The next step would be delaying the time that you release him from his kennel. While he is inside with the door open, feed him a treat about every 2-3 seconds and release after 10 seconds. You can gradually build up the duration of time inside and slow down the delivery rate. Only change one factor at a time so we don’t make it too hard all at once. Once he can stay in there for 20 seconds with one treat, you may be able to move onto closing the door.

The process for closing the door is similar to the prior procedure in that we start out with a short duration of time with the door shut and a fast delivery rate. Shut the door for one second, toss a treat in and open it and let him out. It’s important in the beginning that you are just shutting the door and opening it and not leaving the room yet. Start to increase the time that the door is shut and feed treats through the bars. Then start feeding treats at random intervals so he can’t predict when they will come. As you start to increase the time in the kennel, you may close the door for a few minutes while you are in the room and feeding him treats occasionally.

You may be able to try having him in the crate overnight at this point. The fact that the crate is in the living room might be an issue especially if he is used to sleeping in bed. You may want a crate in the bedroom if he is too fussy at being isolated. You can slowly with time move the crate outside of the bedroom with time. It might be fine but if he won’t calm down after an hour or more, I would suggest the crate in the bedroom or try the following steps before having him sleep in it. Remember to wait for a few seconds of quiet before he gets released from the kennel.

Once your dog can sit in the crate for five minutes calmly and only need one treat you can move to leaving the room. Walk out of sight for a few seconds and then come back and give a treat. Gradually increase the time you are gone from the room. Once he is calm alone for 10 minutes, you can start adding on time pretty quickly.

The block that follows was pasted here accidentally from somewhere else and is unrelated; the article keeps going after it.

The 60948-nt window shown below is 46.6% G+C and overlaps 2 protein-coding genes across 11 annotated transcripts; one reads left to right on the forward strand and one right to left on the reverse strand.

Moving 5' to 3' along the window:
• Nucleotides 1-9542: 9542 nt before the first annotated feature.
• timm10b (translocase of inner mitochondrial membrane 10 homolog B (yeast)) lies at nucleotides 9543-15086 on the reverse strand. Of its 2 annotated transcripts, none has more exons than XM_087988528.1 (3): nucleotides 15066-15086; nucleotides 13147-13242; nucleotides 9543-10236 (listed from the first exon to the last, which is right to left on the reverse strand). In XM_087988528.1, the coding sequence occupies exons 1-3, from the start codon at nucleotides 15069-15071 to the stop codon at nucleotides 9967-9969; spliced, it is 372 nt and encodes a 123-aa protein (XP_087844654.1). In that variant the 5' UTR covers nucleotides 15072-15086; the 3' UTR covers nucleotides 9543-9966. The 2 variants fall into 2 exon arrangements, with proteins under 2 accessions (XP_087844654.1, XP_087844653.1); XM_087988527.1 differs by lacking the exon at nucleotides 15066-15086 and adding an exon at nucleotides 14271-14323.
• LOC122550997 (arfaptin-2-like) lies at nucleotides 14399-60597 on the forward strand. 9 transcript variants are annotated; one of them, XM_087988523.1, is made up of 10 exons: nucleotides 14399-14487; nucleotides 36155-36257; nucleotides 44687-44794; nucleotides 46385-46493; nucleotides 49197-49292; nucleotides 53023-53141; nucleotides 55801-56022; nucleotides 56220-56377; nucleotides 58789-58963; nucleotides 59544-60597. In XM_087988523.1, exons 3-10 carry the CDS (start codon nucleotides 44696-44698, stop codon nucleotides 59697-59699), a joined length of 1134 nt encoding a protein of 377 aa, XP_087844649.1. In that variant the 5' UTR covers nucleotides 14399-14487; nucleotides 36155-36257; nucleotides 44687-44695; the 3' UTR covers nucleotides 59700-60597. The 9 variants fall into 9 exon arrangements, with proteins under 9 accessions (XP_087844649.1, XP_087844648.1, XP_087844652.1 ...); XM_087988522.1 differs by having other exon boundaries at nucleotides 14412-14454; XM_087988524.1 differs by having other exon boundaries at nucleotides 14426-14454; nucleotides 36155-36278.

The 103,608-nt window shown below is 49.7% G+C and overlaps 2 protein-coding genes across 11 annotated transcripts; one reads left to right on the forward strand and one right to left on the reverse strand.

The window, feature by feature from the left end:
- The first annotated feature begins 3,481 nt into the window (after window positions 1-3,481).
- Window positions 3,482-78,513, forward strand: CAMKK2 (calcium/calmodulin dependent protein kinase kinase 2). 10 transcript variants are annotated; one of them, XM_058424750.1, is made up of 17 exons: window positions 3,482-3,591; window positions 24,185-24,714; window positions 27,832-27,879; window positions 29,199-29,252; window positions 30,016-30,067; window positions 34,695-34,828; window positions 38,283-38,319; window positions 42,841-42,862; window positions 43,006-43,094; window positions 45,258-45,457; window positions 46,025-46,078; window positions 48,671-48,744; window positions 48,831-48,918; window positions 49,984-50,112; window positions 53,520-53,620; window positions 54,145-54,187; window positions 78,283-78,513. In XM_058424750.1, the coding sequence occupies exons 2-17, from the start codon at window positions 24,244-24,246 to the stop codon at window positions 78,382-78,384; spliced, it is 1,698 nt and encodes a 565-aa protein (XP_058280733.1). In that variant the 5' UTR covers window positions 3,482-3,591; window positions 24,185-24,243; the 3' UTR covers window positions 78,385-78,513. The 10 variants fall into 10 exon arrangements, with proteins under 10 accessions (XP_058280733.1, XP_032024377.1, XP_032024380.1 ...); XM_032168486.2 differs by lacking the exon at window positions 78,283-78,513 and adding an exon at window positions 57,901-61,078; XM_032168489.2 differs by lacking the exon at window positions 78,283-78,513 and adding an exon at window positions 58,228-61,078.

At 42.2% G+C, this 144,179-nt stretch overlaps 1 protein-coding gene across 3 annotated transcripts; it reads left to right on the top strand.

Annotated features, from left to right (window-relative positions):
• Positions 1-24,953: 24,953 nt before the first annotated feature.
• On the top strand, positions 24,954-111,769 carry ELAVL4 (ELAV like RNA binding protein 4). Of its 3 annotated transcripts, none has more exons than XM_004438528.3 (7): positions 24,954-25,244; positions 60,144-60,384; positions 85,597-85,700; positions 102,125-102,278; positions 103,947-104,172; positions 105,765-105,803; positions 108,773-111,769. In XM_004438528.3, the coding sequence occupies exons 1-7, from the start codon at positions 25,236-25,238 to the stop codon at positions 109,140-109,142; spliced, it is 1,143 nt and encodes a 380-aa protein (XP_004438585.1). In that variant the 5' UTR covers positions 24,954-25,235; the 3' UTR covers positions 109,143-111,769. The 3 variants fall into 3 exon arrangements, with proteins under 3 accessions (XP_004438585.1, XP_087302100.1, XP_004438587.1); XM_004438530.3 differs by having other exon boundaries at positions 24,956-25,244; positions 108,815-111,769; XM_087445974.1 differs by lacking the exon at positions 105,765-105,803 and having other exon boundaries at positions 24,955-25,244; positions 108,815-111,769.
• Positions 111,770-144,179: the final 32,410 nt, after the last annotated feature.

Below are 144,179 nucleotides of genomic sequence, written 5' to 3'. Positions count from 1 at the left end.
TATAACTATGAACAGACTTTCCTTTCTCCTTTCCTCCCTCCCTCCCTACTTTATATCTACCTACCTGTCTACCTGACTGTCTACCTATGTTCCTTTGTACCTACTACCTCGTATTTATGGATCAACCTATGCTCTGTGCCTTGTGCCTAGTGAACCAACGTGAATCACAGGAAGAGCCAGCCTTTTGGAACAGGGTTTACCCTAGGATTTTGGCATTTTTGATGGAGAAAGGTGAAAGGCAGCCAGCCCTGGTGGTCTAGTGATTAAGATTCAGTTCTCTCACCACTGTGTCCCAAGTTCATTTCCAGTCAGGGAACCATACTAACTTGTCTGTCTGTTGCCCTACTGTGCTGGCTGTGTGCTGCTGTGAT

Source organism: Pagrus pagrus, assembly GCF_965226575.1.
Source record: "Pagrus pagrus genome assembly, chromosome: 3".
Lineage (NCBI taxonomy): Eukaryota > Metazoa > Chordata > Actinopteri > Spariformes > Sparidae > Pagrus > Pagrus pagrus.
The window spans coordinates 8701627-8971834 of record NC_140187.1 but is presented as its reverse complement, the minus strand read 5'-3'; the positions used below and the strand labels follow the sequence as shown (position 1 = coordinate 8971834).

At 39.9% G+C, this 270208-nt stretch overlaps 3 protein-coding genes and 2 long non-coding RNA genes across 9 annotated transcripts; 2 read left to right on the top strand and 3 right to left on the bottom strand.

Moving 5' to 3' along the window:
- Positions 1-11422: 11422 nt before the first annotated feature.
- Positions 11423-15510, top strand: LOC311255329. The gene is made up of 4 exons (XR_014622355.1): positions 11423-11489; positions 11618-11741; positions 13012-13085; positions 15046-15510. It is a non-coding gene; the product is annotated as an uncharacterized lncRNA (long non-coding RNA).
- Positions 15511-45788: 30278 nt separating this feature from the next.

A black dog lays on the floor with hard and soft toys in front of himOnce you are leaving him in there for 30 minutes or more, be sure you are giving him the kong and his favorite chew toys to keep him occupied. When you get back and let him out, take the toys out so he only gets them when he is in the crate. This will help create an association with the crate being where he gets special toys.

Next, start actually leaving the house for a few minutes. Maybe walk to the mailbox or just sit outside and read. It can be harder for some dogs if they hear you leave the house so this is a good step to gradually get the dog used to. Again, slowly increase the time you leave him in the crate and leave the house.

Depending on your dog, you may be able to go through the steps pretty quickly. It’s always best to let the dog dictate the speed of progress. He should never be forced in and he should appear by all accounts comfortable before moving on. Taking the time now will hopefully lead to a pup that will easily kennel up when needed and be completely comfortable with it. Good luck!

Until next time,